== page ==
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Donald Tusk, the President of the European Council waves as he arrived at the prosecutor office in Warsaw, Poland April 19, 2017. REUTERS/Kacper Pempel


By Marcin Goettig

WARSAW (Reuters) - European Council President Donald Tusk said on Wednesday he was under no doubt that Poland's right-wing government was trying to discredit him wit a smear campaign.

Tusk, a former Polish prime minister, was speaking as he was to testify in Warsaw as a witness in a military intelligence probe.

"I have no doubt that this is part of a political smear campaign. Its authors do not really hide it," Tusk told local media.

The 59-year old EU official is the ex-leader of Poland's largest opposition party, Civic Platform (PO), and arch-rival of Jaroslaw Kaczynski, head of the ruling, eurosceptic Law and Justice (PiS) party that has brought prosecutors under direct government control.

Tusk has been summoned to testify in an investigation against former heads of military counter-intelligence (SKW) suspected of co-operating with foreign intelligence services without the required authorisation of the prime minister, which was Tusk at the time.

A former SKW head has said that Tusk was fully aware of secret services' co-operation with Russia and had authorised it.

Tusk was greeted by hundreds of his supporters at Warsaw's central railway station. Chanting "Free, European Poland" they nearly blocked the platform and later escorted Tusk as he walked to the prosecutors office about a kilometre away.

Kaczynski, 67, had said before that Tusk should not be reappointed to chair summits of EU leaders because he may face charges in Poland related to a 2010 plane crash that killed the Polish president -- Kaczynski's twin brother Lech -- and a Ponzi scheme.

Polish Prime Minister Beata Szydlo was the only EU leader to object Tusk's reappointment at a summit on the issue. Although Kaczynski holds no government post, he is seen as Poland's main decision-maker.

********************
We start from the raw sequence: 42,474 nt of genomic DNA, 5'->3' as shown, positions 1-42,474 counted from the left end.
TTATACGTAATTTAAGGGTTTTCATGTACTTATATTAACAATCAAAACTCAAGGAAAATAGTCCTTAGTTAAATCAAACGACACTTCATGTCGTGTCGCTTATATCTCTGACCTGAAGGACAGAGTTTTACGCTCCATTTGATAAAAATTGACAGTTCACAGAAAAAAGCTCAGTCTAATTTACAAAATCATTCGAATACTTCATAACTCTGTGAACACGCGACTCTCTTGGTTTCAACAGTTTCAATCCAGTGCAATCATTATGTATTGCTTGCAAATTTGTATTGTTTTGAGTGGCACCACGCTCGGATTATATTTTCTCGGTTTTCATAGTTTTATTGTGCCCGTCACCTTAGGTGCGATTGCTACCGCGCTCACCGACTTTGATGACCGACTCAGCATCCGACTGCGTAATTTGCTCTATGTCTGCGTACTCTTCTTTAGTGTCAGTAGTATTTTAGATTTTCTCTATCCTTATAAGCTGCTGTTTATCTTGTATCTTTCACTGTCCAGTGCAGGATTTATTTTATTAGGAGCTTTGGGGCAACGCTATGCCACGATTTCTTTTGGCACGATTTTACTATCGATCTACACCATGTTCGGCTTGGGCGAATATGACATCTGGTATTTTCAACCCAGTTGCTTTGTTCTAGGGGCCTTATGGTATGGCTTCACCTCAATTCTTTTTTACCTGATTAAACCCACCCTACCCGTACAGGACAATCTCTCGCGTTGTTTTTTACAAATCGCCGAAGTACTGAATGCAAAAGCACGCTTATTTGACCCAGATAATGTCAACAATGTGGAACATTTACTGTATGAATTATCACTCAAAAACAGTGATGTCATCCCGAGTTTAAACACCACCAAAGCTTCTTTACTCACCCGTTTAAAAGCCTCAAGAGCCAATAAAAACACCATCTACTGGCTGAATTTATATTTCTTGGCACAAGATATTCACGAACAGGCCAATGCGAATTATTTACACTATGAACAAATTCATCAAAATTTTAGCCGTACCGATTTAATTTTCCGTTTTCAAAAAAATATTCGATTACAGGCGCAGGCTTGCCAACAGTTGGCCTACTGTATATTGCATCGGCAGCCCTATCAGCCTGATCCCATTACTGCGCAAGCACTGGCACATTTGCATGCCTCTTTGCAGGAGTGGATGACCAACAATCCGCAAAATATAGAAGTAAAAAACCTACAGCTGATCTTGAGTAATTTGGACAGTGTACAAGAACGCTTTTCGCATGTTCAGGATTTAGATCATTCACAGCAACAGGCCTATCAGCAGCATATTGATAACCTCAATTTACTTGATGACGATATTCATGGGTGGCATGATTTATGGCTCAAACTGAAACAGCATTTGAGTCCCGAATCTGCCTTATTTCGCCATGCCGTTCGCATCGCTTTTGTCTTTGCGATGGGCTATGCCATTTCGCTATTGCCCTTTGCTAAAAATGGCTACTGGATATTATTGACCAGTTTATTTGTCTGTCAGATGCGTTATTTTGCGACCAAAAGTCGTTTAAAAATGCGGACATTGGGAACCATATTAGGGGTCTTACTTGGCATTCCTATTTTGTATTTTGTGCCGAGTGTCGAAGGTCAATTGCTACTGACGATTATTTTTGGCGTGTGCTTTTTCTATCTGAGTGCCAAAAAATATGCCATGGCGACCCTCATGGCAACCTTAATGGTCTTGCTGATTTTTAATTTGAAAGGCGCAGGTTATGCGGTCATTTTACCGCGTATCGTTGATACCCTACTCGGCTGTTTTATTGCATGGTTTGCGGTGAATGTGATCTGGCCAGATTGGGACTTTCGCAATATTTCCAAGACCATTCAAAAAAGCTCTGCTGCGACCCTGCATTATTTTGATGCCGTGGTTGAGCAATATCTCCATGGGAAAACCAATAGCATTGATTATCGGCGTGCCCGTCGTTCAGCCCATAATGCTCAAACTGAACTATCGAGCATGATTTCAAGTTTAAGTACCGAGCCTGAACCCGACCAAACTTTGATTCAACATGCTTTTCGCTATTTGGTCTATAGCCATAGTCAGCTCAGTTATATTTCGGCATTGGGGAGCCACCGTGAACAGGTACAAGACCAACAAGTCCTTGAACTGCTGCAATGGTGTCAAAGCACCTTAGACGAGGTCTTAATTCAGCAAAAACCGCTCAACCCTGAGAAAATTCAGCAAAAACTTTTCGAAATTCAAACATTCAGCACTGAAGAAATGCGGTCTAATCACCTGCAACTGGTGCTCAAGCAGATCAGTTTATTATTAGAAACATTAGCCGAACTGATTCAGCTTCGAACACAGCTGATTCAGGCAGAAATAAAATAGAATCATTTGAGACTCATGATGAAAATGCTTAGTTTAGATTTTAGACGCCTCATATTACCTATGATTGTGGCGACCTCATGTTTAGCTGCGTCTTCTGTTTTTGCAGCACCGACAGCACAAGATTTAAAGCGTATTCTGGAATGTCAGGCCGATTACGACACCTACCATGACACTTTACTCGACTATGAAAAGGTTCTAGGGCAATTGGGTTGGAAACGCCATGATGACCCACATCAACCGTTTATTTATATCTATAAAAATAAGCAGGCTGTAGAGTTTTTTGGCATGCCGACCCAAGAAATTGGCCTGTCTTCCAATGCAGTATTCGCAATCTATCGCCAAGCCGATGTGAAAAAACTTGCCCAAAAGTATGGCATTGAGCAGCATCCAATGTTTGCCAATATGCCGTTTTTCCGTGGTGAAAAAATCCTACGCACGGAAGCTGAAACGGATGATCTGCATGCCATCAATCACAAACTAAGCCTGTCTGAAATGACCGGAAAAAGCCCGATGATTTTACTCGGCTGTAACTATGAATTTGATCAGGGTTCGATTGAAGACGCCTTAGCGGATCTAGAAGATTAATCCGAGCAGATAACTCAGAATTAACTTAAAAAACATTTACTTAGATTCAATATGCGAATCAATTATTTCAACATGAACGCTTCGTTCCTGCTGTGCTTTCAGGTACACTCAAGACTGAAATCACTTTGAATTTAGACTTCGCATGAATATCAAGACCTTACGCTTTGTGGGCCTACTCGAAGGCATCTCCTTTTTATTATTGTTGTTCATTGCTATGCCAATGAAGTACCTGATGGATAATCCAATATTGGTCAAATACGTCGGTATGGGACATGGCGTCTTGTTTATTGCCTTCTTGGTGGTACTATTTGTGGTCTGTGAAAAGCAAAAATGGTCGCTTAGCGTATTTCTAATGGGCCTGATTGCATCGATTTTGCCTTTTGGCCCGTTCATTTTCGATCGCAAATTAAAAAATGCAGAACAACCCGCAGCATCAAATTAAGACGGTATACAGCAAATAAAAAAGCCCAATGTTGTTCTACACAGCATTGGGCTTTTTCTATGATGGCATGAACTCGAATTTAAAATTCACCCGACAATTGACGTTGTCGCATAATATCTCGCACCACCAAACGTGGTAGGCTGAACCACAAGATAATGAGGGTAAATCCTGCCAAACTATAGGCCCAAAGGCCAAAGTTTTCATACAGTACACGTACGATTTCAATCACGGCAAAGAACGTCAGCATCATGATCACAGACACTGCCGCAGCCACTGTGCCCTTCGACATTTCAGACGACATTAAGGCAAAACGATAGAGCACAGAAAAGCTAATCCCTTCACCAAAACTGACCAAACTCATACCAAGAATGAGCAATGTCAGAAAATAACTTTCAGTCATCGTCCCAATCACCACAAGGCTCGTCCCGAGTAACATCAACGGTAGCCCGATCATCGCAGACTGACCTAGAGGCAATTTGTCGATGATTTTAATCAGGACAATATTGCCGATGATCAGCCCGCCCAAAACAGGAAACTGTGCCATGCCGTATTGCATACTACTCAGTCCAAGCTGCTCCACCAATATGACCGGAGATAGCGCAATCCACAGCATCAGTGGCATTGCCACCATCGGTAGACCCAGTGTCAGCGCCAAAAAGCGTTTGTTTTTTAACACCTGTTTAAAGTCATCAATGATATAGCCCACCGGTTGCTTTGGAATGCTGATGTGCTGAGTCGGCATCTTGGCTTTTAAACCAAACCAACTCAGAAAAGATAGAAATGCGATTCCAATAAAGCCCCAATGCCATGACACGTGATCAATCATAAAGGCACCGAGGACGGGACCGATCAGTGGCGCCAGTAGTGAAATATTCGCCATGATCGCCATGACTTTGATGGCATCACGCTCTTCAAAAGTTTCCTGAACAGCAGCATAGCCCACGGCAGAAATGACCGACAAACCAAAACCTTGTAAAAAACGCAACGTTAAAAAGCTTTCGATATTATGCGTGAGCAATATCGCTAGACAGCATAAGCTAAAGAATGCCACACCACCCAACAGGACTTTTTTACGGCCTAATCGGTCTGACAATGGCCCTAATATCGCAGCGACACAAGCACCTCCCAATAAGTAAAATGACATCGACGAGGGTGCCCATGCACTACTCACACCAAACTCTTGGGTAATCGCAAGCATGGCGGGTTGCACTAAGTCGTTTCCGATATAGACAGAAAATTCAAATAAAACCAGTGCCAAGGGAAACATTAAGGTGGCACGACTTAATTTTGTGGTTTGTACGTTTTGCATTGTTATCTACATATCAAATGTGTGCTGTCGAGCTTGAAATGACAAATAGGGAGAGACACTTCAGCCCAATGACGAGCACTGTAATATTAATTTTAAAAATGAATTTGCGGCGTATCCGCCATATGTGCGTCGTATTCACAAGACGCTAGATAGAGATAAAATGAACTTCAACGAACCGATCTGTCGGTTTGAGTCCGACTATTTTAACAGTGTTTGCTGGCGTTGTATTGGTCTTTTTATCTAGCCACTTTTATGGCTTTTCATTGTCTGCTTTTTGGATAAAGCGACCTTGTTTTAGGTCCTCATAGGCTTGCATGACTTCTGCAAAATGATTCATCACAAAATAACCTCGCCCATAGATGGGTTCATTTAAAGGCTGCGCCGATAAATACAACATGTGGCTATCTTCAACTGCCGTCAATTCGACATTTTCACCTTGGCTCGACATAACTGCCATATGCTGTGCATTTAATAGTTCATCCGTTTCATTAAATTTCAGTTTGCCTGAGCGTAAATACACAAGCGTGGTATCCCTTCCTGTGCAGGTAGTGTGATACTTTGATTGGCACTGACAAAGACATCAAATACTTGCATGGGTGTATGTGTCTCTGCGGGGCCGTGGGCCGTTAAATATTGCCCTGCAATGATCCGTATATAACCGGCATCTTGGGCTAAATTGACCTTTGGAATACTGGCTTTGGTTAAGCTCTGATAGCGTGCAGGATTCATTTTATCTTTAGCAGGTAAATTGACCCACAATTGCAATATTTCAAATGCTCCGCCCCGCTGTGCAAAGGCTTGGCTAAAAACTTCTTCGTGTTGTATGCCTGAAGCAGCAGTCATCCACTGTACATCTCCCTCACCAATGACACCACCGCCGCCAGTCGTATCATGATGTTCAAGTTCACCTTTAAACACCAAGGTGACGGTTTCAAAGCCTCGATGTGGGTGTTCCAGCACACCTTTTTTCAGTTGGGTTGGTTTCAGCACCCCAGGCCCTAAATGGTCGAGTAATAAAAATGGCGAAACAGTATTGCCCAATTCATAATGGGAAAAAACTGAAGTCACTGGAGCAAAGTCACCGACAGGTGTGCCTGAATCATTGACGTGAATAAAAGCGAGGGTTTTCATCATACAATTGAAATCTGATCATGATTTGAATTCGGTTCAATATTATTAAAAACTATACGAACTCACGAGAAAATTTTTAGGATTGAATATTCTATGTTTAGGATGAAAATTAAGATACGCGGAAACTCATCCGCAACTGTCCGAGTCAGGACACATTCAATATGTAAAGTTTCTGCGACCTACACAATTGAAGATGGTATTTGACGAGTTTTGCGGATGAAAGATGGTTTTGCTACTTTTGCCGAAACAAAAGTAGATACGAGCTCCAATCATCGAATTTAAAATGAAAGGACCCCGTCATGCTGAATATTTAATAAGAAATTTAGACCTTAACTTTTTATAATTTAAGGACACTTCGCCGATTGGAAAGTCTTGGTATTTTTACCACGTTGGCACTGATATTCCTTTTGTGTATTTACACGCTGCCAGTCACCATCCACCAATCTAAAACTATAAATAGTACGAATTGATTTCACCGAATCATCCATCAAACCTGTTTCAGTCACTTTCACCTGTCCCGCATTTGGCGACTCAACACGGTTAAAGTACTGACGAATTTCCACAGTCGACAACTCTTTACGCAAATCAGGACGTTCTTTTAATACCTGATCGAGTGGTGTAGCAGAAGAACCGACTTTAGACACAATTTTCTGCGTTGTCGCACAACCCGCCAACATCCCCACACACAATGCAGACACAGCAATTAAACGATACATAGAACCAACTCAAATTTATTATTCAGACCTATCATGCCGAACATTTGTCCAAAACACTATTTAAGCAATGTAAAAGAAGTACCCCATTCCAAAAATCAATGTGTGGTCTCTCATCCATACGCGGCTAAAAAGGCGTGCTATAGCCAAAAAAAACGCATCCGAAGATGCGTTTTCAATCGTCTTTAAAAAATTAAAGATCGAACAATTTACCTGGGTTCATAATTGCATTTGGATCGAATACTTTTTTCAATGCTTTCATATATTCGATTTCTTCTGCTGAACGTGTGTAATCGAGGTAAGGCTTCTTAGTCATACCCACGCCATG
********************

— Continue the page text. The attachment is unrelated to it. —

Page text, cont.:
Justice Minister and Prosecutor General Zbigniew Ziobro told state television on Wednesday that one may see that the Polish "establishment wants to portray Donald Tusk as victim and a mistreated politician."

"But Donald Tusk enjoys the benefits of Polish citizenship, while also having responsibilities to fulfil," Ziobro said.

The PiS party, which defeated PO in a 2015 election, has been accused by the EU's executive arm, the European Commission, of undermining rule of law and democracy following the party's overhaul of the constitutional court.

Tusk's plenipotentiary, Roman Giertych, said earlier in April prosecutors had threatened twice to use physical force against Tusk to bring him to the hearing despite his EU immunity.

The initial summons was for March 15, but Tusk could not take part due to prior engagements in the European Parliament.

Earlier in March, Defence Minister Antoni Macierewicz, a close ally of Kaczynski, accused Tusk of actions amounting to diplomatic treason, saying he worked with Russia to harm Polish interests in connection with the 2010 plane crash over Russia's Smolensk.

(Editing by Jeremy Gaunt)

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